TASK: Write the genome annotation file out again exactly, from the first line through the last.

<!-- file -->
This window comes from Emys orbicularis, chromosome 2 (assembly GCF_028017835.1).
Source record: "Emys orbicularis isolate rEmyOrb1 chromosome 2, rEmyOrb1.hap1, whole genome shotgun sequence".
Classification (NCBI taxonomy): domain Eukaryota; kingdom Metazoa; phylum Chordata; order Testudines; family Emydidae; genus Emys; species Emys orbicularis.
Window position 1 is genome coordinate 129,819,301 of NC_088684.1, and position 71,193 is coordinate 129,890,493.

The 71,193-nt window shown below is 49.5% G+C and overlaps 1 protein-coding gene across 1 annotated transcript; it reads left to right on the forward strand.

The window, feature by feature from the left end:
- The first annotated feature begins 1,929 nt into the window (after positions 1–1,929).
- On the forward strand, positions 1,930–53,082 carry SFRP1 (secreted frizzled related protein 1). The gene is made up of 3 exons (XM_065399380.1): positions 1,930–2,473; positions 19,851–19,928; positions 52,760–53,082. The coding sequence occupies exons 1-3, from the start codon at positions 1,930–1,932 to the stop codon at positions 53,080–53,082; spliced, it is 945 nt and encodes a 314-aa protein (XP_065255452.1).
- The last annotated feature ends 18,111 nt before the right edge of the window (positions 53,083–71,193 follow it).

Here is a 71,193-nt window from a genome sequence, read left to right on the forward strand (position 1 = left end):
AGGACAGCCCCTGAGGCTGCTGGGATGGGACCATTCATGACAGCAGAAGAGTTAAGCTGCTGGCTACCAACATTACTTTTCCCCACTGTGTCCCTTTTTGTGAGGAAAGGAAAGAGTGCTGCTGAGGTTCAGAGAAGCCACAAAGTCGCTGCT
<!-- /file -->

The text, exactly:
This window comes from Emys orbicularis, chromosome 2 (assembly GCF_028017835.1).
Source record: "Emys orbicularis isolate rEmyOrb1 chromosome 2, rEmyOrb1.hap1, whole genome shotgun sequence".
Classification (NCBI taxonomy): domain Eukaryota; kingdom Metazoa; phylum Chordata; order Testudines; family Emydidae; genus Emys; species Emys orbicularis.
Window position 1 is genome coordinate 129,819,301 of NC_088684.1, and position 71,193 is coordinate 129,890,493.

The 71,193-nt window shown below is 49.5% G+C and overlaps 1 protein-coding gene across 1 annotated transcript; it reads left to right on the forward strand.

The window, feature by feature from the left end:
- The first annotated feature begins 1,929 nt into the window (after positions 1–1,929).
- On the forward strand, positions 1,930–53,082 carry SFRP1 (secreted frizzled related protein 1). The gene is made up of 3 exons (XM_065399380.1): positions 1,930–2,473; positions 19,851–19,928; positions 52,760–53,082. The coding sequence occupies exons 1-3, from the start codon at positions 1,930–1,932 to the stop codon at positions 53,080–53,082; spliced, it is 945 nt and encodes a 314-aa protein (XP_065255452.1).
- The last annotated feature ends 18,111 nt before the right edge of the window (positions 53,083–71,193 follow it).

Here is a 71,193-nt window from a genome sequence, read left to right on the forward strand (position 1 = left end):
AGGACAGCCCCTGAGGCTGCTGGGATGGGACCATTCATGACAGCAGAAGAGTTAAGCTGCTGGCTACCAACATTACTTTTCCCCACTGTGTCCCTTTTTGTGAGGAAAGGAAAGAGTGCTGCTGAGGTTCAGAGAAGCCACAAAGTCGCTGCT